After finishing the tea and cake, and after talking about other things, of shoes and ships and sealing wax. Of cabbages and kings. It was time to start the ride. We started our route by taking the back streets along the old parts of Enskede. Watching all the gardens with their spring flowers in blossom and all the bright green leaves on bushes and trees. The weather forecast was wrong, it was not overcast. In fact, it was sunny and warm, a perfect spring day.


Riding along the cycle paths


A short break before entering the Forrest cemetery


Photo opportunity


Along the roads at Forrest cemetery

We took the route in to Skogskyrkogården (Forrest cemetery) as usual. The calm and tranquillity you experience there are really soothing for everyone. There are no cars racing around, blasting their horns. Just to ride along and enjoy the smell of forest while listening to birds singing is very peaceful.

Shortly after we exited the Forrest cemetery we stopped by the Olympia park in Tallkrogen and set up our picnic on the large meadow. We parked our bicycles and put out blankets on the grass and unpacked our picnic hampers. Sandwiches, cakes, tea, beer and gin and tonic. Music and laughs all around, we had a really great time.


Our bicycles needed a rest…


…as did we


Lovely weather at Olympia park

After about 1.5 hours it was time for us to head on again. The last stretch of the route took us along the streets of 1930-50s houses and areas. Along the route there were people waving and smiling at us. It seems that tweed and bicycles brings out happiness in both riders and bystanders. It is a rather harmless and fun thing to do, ride along on a vintage bicycles while being well dressed, not necessarily in tweed.


Group photo at the usual site

After the group photo, we headed on our way to the finish line at Enskede Gård. Sadly, we never took a photo at the mansions stairs like we use to. There was a man standing right above the stairs fixing his car. It would have been a strange photo, a modern car all torn down in pieces in the photo, while we were standing there with our bicycles. A slight clash of styles one might say.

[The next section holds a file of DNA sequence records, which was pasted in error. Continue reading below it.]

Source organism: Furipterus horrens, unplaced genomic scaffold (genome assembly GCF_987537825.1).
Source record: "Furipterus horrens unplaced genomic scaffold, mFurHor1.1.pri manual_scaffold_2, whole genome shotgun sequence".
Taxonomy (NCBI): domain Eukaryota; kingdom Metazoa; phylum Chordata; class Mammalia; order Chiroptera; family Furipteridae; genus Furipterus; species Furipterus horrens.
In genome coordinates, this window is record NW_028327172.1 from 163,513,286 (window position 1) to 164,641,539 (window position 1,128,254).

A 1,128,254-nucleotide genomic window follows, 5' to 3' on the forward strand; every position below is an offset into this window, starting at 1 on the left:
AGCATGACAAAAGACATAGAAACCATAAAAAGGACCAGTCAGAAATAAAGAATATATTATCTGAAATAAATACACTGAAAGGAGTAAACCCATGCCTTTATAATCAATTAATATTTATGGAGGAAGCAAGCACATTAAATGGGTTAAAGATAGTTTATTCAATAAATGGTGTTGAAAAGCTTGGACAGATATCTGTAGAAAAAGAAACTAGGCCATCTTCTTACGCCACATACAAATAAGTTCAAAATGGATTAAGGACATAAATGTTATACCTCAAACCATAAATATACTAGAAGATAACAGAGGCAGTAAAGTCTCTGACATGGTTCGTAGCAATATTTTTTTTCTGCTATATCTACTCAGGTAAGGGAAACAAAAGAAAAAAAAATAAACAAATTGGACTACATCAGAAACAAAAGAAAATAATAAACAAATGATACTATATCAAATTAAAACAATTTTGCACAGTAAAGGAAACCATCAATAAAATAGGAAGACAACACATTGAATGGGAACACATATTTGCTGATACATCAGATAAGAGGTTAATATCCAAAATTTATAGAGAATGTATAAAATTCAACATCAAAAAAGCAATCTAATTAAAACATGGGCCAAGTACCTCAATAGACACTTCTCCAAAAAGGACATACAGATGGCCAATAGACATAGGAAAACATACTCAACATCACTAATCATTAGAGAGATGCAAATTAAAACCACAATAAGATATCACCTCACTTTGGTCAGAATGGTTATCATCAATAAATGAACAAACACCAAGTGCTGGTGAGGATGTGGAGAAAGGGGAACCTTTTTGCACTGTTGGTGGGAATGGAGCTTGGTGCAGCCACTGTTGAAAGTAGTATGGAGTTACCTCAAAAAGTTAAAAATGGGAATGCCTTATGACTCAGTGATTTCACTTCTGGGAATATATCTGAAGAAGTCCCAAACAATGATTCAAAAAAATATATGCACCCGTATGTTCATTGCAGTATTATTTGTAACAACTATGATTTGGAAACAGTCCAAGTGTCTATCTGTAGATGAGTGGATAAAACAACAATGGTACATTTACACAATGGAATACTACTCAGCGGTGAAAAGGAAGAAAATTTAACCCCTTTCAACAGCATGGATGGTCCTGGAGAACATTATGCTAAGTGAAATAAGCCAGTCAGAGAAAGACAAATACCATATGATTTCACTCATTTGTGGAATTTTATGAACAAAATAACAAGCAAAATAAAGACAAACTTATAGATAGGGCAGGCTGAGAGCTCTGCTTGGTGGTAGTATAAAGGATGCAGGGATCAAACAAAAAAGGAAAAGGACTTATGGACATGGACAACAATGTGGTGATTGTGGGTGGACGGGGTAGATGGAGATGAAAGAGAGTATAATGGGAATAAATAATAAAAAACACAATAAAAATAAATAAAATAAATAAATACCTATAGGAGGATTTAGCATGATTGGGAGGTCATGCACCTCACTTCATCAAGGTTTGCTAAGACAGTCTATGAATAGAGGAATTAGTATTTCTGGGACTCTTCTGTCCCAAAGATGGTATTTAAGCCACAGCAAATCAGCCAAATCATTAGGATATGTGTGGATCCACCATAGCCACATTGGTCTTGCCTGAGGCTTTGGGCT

At the finish line, when will next event take place?

The organizers thanked everyone that had joined the Spring roll, the first official unofficial Enskede Tweed society event of this year. Some riders left the group, the rest of us headed down to Enskede värdshus for a cool refreshing drink. The weather was so nice, that we ended up in the garden of the inn to relax before it was time for us to leave.

Next event is planed to take place in October. What the name will be for that event? Who knows, but I guess it will be something autumn related, in some way.

Until next time.


Riding back home in the sunset

Lady blue

I just realized that I have never presented the bicycle I call Lady blue. Perhaps now is a good time as any.

Some years ago I was asked about an old bicycle, it was standing unused in a basement for many years. The owners said that they wound never ride a bicycle again, so it was time to pass it on. Since they knew that I was looking for a vintage bicycle, they thought that it best to ask me. I was told that the bicycle was given to the present owners from a friend of theirs. The original owner, a elderly lady from south of Sweden, had received the bicycle as a birthday gift when she was 8 years old back in mid 1930’s.


Hella, made in Kalmar in about 1935 as I got it

It was a nice story behind the bicycle, I headed home and started to think how I would restore it in the best way. Restore it to how it once looked, adding accessories from the period. The bicycle it self had a headbadge with the name “Hella” and the text “made in Kalmar” written on it. The rear wheel Torpedo hub was stamped with 31, so it was made around those years. That was completely in line with the story about the young girl receiving the bicycle as a present around 1935.

Since it was my first vintage bicycle restoring after I had sold my old grey Panther, I felt like doing a good job, or at least as good as I could. All with the knowledge, tools and parts I had in my possession to renovate and restore the bicycle. The first thing I did was to completely disassembly the entire bicycle in to small parts. All bearings, screws, and parts were inspected and cleaned. Some parts were in very good condition, but others like the handlebars and wooden grips were in a really bad shape and needed replacement.


New tires and tubes to be mounted on the newly cleaned rims


The frame is clean from parts, I have just mounted brackets and wheels to see how it looks

It was during the cleaning I found the serial number on the frame. Of the number I learned that the frame was made in the town of Gävle, far from Kalmar.